Wed, Sep 5, 2012
By Aya Watanabe
Judeh “Jimmy” Jamal owns a grocery store in Clinton Hill. He senses the state of the economy in his customer’s method of payment: Cash, food stamps or credit.
Everyday sundries from shampoo to duct tape pack Jamal’s store shelves. Toys and electric cables hang high from the walls. Jamal beams and asks his customer how her daughter is. He recognizes most of his customers by name and knows how they are doing.
“Prices were increasing and people were buying” when he started his “99 cents+ Market” five years ago. But his business plummeted after the 2008 financial crisis. And it has never recovered. Rather, it has been “getting worse” ever since.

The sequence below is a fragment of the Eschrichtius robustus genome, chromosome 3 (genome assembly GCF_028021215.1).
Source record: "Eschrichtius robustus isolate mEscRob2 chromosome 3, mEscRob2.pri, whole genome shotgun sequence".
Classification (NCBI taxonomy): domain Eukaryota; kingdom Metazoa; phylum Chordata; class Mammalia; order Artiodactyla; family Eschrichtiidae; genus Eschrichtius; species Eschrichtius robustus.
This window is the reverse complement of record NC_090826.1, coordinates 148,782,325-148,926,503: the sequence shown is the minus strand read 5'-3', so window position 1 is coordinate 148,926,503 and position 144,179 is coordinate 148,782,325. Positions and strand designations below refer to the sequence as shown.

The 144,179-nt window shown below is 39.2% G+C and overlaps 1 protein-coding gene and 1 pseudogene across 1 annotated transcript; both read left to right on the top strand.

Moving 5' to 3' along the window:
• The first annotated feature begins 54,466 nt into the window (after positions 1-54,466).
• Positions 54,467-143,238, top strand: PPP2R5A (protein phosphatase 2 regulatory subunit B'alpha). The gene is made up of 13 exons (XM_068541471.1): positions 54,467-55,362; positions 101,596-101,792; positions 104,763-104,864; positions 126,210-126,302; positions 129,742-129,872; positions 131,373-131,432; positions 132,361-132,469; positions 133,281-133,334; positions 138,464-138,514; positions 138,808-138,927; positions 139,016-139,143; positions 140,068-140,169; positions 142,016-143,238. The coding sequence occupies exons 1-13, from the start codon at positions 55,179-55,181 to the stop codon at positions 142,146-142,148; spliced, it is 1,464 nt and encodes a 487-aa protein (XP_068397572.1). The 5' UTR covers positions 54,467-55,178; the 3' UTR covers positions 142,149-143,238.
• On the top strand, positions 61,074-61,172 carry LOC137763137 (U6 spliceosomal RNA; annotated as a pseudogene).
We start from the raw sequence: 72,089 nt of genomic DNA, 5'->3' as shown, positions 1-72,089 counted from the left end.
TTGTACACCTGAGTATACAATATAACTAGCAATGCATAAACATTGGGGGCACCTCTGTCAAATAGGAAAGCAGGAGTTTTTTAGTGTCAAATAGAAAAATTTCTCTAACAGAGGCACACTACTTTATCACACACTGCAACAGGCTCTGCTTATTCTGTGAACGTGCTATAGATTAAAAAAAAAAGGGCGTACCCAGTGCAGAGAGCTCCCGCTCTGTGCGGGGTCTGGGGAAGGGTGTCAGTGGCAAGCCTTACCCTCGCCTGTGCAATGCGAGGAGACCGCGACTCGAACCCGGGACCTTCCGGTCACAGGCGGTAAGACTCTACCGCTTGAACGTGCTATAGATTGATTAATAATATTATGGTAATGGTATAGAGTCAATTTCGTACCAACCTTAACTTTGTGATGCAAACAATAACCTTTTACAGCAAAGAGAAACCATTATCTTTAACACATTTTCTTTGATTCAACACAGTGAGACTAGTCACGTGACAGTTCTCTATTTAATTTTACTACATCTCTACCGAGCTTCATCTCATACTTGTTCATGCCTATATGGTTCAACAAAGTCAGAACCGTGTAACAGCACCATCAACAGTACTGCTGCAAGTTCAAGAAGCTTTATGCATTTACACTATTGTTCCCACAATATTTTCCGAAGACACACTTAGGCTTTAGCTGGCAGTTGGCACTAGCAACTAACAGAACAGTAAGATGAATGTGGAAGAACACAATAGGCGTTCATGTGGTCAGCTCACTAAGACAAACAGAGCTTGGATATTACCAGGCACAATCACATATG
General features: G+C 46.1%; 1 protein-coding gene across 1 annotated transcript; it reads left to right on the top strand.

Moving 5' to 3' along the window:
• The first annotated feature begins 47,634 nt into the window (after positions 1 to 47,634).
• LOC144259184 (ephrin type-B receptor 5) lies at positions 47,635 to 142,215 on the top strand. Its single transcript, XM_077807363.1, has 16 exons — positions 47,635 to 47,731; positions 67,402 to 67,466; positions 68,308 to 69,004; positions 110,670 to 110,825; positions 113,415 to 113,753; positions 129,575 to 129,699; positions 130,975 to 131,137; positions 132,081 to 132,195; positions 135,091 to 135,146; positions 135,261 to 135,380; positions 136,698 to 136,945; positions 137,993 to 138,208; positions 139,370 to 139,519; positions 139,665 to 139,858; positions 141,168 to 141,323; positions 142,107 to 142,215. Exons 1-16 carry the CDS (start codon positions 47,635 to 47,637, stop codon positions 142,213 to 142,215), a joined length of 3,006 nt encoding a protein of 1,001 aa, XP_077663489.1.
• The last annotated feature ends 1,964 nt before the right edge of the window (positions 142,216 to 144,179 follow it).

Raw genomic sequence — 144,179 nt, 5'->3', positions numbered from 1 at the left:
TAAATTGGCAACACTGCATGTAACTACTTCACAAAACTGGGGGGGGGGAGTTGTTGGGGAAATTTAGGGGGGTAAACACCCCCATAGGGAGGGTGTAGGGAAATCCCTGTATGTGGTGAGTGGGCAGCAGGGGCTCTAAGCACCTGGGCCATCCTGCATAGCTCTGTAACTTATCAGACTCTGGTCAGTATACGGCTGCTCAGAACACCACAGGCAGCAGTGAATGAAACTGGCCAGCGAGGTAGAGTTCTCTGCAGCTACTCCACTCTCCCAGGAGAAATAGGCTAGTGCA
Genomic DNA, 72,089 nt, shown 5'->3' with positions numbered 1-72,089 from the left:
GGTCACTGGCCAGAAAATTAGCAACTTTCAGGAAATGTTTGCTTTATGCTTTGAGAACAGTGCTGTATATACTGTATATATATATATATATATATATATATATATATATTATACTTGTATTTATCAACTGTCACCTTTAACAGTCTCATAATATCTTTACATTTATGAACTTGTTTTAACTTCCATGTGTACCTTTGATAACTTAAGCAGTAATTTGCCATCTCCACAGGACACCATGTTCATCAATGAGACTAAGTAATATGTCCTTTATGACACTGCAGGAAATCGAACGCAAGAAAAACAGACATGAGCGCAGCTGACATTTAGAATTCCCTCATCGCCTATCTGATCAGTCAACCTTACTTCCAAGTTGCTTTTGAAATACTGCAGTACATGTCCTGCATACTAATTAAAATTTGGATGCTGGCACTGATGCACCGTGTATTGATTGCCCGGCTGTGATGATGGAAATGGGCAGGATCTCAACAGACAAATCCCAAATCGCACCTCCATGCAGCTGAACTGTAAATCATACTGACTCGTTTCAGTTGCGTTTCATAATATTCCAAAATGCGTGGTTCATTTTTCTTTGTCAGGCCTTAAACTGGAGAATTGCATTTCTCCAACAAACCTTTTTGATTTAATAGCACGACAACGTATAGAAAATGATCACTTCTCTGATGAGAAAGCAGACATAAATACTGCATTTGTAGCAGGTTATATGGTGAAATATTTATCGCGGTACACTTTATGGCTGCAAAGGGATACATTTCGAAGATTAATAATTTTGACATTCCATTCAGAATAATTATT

Two thirds of Jamal’s customers live in the neighboring Wyckoff Gardens housing project. “They don’t have jobs and they can’t find jobs,” sighs the 50-year-old shop owner.
“We take food stamps,” reads a handwritten note on the glass door of the store. The ratio of customers who pay with food stamps and customers who pay with cash is “fifty-fifty.” And the former is increasing.
“The first two weeks after they receive [welfare] checks, they buy,” Jamal says. But once their welfare money wears off, they start asking to purchase on credit.